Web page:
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Old January 3rd, 2006, 11:02 AM
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Default Grid Architecture

In Oracle 10g, there is something called a grid architecture where we can add or remove capacity by adding small incremenets of resources like RAM.

Is there something similar in sql server or windows qhere we can share the resources for optimal usage ?

Thanks,
GibiJ.

 
Old January 3rd, 2006, 02:47 PM
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There is no GRID architecture for SQL Server.

On the Disk Storage side SQL Server can take advantage of Storage Area Networks (SANs).

In terms of distributed computer SQL Server does support Federated Servers, but implementing that requires some design changes to the database such as using Distributed Partitioned Views, and is definitely not a no brainer.

David Lundell
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Old January 4th, 2006, 02:06 AM
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Whats this cluster does ? This can only act as back up server ? It cannot be used as a shared server ?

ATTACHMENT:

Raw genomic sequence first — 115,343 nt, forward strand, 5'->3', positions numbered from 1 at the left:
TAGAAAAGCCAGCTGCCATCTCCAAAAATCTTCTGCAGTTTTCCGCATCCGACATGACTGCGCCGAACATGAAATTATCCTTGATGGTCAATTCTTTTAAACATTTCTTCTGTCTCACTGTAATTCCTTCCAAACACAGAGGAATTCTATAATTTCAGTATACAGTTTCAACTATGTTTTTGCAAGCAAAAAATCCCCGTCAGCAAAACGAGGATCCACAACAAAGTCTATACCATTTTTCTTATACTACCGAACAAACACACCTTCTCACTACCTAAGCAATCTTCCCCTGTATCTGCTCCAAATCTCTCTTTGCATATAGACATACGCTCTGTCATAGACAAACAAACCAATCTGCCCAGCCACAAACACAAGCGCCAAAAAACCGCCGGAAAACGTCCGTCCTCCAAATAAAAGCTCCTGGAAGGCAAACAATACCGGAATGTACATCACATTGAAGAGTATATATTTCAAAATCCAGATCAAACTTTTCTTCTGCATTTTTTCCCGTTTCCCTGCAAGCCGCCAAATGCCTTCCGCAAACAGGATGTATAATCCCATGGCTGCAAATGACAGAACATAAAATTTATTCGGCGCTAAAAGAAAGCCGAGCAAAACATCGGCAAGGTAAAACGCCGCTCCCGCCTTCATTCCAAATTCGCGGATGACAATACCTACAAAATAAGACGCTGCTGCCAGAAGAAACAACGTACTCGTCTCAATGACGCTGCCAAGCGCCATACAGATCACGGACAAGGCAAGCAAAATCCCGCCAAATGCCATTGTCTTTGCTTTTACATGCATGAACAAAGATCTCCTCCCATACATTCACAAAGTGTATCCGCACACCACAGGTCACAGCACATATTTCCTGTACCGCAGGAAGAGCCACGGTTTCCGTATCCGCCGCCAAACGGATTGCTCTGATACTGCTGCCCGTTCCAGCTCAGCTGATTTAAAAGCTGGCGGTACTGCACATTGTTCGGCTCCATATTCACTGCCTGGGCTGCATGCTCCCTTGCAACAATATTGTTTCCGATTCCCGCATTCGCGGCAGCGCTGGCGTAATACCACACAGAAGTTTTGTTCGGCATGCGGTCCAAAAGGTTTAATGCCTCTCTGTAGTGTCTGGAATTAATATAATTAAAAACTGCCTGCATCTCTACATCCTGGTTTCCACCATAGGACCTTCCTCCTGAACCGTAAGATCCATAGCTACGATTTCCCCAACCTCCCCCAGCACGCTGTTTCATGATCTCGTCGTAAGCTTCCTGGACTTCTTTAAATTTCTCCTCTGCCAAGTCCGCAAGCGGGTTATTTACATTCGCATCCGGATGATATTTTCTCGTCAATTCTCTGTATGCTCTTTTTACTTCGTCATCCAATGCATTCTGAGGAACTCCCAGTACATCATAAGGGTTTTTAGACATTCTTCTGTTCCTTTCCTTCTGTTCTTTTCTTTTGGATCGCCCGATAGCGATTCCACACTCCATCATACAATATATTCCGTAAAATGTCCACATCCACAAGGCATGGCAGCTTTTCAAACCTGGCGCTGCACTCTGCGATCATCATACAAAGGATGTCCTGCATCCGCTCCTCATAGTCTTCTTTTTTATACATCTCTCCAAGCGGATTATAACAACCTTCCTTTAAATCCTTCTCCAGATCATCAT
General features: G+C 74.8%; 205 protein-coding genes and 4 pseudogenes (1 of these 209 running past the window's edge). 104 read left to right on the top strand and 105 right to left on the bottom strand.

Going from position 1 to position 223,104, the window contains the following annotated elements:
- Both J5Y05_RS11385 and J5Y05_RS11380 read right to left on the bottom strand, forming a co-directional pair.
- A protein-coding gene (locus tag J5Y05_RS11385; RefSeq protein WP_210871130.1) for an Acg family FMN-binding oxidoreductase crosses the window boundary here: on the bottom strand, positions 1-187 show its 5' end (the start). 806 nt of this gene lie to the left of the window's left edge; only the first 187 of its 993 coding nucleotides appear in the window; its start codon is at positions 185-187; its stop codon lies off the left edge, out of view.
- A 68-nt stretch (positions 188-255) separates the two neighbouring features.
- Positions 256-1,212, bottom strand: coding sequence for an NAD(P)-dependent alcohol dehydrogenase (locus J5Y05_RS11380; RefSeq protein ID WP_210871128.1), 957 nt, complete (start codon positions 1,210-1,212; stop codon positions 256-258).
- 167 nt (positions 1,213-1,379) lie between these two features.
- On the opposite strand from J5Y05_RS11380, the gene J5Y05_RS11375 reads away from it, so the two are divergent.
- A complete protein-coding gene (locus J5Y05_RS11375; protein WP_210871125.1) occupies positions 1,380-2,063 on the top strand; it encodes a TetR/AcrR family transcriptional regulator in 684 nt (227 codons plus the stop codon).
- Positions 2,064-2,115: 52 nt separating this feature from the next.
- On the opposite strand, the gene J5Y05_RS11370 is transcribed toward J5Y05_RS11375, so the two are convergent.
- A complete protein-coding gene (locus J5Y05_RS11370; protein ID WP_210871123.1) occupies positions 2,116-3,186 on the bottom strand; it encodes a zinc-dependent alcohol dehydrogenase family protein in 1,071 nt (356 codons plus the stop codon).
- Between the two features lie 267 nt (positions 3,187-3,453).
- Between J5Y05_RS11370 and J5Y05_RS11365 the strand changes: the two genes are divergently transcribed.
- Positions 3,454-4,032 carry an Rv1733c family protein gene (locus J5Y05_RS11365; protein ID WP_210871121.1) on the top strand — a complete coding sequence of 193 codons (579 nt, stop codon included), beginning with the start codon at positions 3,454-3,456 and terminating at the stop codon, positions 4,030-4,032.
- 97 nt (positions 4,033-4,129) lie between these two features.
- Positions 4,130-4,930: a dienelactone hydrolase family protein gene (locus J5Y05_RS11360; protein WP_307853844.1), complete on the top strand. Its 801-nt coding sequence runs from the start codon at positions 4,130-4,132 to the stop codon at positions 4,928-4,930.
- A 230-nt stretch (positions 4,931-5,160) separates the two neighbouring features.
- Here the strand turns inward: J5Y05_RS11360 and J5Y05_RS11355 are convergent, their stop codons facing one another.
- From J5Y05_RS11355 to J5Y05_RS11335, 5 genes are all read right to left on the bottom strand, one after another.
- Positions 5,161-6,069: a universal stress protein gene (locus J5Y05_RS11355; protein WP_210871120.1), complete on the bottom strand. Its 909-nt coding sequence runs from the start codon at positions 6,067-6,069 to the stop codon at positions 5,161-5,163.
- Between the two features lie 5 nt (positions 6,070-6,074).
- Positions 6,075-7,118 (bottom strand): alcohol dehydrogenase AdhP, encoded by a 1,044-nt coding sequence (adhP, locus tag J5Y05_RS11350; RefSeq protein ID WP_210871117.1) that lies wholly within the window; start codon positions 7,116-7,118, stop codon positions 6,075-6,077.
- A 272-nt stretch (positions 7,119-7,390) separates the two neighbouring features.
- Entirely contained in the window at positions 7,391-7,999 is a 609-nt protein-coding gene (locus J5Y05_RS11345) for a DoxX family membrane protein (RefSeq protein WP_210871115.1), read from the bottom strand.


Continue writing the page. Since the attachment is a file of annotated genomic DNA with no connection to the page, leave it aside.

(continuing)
Does windows have any such facility like grid?

 
Old January 5th, 2006, 03:06 AM
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Clustering is different than Federated Servers.

Clustering is a Windows and SQL feature, while you can configure what is referred to as an Active-Active cluster what that really means in Node 1 runs an instance of SQL Server supporting Applications A and B and Node 2 runs an instance of SQL Server supporting Applications C and D. However in the event of a failure of Node 1 or Node 2 the other node can take over all of the resources for the failed Node. Eg. if Node 1 fails, Node 2 takes over its instance of SQL Server (it starts it up as its own process), its virtual Name and virtual IP address, it also has to take over the disk resource (on a shared SCSI bus) where the databases for Apps A and B reside.

Windows does provide Network Load Balancing (NLB). However, NLB is used for middle tier business logic in COM+ components, and can't be used for SQL Server.

David Lundell
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www.mutuallybeneficial.com





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